[0002] Recent developments in flow cytometry hardware and dye chemistry have made it possible to simultaneously measure as many as ten or more fluorescences and scattered light parameters. They provide a large amount of novel information, which permits identification and characterization of cell subsets. However, such multicolor prior art systems are complex and expensive. They require multiple optical paths and detectors and complex control circuits. They are not suitable for portable use, point of care use or battlefield use.

[0003] Conventional flow cytometers require hydrodynamic sheet flow to align the particles in a single line in the laser probe volume. The hydrodynamic focusing accelerates the sample and particles and requires relatively large volumes of samples to carry out an analysis. Typically for sample volume flow rates of 1 μ/s and exit velocities of 25-50 mm/s the particle velocities reach 10 m/s when they cross the probe volume. For a probe beam laser width of 20 microns, the particle time of flight through the probe volume is 2 microseconds. Since the particle is present in the probe volume for only a short time, a detection system is required for each color thus leading to complex, expensive and bulky systems.


[0004] It is an object of the present invention to provide a simple, relatively inexpensive multicolor particle detection system and method.

[0005] It is a further object of the present invention to provide a multicolor particle detection system and method which employs a single detector.

[0006] It is a further object of the present invention to provide a multicolor particle detection system in which multiple reading of the distinct fluorescence of each particle is obtained during the time of flight of the particle through the probe volume and therefore enables the reconstruction of the fluorescent traces of each color using a single detector.

[0007] It is a further object of the present invention to provide a multicolor particle analyzer which employs an acousto-optical notch filter to repetitively sample fluorescent light at different frequencies (color) in a prearranged sequence as particles pass through the analyzing region.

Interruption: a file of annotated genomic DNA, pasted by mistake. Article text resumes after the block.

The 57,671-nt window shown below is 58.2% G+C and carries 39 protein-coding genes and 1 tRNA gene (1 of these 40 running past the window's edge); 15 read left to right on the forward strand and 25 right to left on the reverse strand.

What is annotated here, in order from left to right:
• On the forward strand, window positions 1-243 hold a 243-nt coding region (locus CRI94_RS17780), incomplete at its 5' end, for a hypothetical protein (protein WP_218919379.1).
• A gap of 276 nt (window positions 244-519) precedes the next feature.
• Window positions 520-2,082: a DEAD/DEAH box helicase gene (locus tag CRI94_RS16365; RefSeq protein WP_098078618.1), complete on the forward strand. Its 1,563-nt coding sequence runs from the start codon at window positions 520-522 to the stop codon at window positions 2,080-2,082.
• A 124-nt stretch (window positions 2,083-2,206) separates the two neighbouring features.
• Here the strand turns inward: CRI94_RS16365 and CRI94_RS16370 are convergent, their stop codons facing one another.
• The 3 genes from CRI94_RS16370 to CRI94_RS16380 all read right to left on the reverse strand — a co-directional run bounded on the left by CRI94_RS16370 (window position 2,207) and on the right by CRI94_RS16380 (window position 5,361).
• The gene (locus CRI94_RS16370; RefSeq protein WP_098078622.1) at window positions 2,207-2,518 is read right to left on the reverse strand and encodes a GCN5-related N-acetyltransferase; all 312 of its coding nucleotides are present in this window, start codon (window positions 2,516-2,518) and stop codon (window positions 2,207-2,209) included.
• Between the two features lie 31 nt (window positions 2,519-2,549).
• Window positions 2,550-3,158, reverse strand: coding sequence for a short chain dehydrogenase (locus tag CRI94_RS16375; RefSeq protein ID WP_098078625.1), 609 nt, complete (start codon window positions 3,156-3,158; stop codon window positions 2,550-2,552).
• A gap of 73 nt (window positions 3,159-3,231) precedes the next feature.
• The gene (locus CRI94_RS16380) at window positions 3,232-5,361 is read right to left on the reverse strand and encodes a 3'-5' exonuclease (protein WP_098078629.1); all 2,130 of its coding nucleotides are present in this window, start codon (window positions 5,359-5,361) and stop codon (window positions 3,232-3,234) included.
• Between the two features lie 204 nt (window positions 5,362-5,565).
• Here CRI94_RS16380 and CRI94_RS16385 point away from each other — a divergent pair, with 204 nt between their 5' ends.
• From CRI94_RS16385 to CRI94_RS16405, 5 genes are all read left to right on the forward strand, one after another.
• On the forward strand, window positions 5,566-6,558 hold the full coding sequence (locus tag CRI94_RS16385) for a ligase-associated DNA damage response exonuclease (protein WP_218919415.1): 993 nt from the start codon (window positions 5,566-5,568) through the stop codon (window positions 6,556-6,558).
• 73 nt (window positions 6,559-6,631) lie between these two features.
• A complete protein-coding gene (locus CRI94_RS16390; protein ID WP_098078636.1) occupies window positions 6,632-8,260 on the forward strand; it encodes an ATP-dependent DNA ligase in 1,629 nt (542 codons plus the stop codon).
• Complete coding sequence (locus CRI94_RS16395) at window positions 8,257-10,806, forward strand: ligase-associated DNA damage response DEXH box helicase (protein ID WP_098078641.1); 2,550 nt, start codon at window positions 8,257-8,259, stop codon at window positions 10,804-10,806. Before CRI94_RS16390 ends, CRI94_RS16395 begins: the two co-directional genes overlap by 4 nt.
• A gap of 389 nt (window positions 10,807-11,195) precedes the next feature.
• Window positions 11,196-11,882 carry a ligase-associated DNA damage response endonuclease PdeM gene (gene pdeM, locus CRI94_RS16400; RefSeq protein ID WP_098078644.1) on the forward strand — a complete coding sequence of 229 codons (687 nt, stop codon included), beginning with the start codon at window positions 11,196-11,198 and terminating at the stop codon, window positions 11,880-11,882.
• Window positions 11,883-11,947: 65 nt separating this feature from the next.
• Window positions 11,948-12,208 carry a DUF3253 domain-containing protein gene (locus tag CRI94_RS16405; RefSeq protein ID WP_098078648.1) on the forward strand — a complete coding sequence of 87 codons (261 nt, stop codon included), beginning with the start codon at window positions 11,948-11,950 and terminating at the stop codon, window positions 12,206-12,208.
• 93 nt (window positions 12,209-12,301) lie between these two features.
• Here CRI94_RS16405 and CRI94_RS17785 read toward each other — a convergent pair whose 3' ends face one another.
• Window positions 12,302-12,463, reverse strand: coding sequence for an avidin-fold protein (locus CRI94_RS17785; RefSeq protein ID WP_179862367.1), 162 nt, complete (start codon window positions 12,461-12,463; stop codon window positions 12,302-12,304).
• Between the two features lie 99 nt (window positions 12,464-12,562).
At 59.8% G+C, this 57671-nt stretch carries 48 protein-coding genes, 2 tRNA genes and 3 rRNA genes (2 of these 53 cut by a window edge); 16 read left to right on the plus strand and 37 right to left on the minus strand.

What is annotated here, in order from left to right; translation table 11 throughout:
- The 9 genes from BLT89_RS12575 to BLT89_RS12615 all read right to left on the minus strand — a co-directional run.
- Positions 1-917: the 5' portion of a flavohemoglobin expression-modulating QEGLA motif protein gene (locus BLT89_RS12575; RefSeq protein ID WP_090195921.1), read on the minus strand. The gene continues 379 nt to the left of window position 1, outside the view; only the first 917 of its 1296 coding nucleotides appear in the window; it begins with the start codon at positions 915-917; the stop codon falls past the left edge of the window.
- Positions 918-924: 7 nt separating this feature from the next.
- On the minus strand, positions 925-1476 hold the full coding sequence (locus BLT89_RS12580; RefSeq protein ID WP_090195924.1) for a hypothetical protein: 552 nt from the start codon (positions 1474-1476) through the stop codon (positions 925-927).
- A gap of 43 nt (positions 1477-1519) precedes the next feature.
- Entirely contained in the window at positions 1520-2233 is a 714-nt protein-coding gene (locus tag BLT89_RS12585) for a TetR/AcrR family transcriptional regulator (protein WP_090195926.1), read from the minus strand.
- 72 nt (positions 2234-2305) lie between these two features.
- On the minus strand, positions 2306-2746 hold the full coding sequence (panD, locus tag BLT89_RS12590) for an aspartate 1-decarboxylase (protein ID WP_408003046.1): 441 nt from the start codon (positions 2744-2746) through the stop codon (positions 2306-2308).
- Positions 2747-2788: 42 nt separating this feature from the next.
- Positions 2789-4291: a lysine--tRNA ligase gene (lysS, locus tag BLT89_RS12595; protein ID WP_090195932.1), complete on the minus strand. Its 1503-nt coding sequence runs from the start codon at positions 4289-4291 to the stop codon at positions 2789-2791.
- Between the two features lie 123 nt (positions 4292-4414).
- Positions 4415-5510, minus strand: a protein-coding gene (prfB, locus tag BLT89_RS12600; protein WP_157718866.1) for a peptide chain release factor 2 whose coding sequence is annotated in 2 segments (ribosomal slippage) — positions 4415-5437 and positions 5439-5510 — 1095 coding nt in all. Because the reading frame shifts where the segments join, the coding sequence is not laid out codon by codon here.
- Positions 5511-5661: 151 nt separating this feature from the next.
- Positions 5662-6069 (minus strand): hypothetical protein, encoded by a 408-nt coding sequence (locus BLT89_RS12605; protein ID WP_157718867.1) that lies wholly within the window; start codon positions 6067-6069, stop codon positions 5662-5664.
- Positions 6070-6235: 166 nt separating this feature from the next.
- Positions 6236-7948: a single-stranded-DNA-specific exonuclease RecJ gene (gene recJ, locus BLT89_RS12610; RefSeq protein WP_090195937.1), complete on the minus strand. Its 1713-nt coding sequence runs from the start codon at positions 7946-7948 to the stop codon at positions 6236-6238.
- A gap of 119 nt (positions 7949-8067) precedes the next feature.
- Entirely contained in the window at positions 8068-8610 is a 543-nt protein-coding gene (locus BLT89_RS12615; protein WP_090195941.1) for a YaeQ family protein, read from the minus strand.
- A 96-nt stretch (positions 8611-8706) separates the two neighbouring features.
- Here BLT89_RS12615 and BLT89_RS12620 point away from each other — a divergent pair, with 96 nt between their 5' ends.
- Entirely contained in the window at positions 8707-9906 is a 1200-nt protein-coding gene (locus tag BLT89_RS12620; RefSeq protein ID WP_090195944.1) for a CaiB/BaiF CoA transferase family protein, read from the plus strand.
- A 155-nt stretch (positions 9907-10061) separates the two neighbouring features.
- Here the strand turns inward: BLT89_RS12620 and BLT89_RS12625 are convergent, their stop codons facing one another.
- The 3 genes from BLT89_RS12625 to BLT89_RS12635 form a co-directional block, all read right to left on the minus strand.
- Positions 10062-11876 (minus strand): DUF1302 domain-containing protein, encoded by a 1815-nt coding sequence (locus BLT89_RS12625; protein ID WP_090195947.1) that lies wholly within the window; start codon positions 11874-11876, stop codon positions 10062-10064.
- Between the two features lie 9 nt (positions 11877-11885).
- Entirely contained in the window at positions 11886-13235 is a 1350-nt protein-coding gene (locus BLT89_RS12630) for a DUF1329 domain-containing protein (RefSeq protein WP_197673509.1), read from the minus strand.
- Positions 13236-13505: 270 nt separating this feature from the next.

[0008] The foregoing and other objects of the invention are achieved by a system in which the sample particles which fluoresce at distinct wavelengths flow slowly through a capillary tube past a detection volume where the particles are excited by a light beam and fluoresce at their characteristic wavelength. The fluorescent light is applied to an acousto-optical notch filter whose pass band changes wavelength in a prearranged manner and whose output is applied to a single detector. The acousto-optical filter shifts to sequentially and repetitively pass the characteristic wavelength of a particle a number of times as it travels through the detection volume. The output of the detector is reconstructed to provide a characteristic fluorescent trace for the particle.


[0009] The foregoing and other objects of the invention will be more clearly understood from the following description when read in connection with the accompanying drawings of which:

[0010] FIG. 1 is a schematic diagram of the multicolor particle analyzing system of the present invention;

[0011] FIG. 2 is an enlarged view of a portion of the interior of the capillary shown in FIG. 1;

[0012] FIG. 3 is a scatter trace for a particle flowing through the analyzing volume;

[0013] FIG. 4 shows the traces obtained from four particles tagged to fluoresce at different wavelengths as each individually flows through the detection region;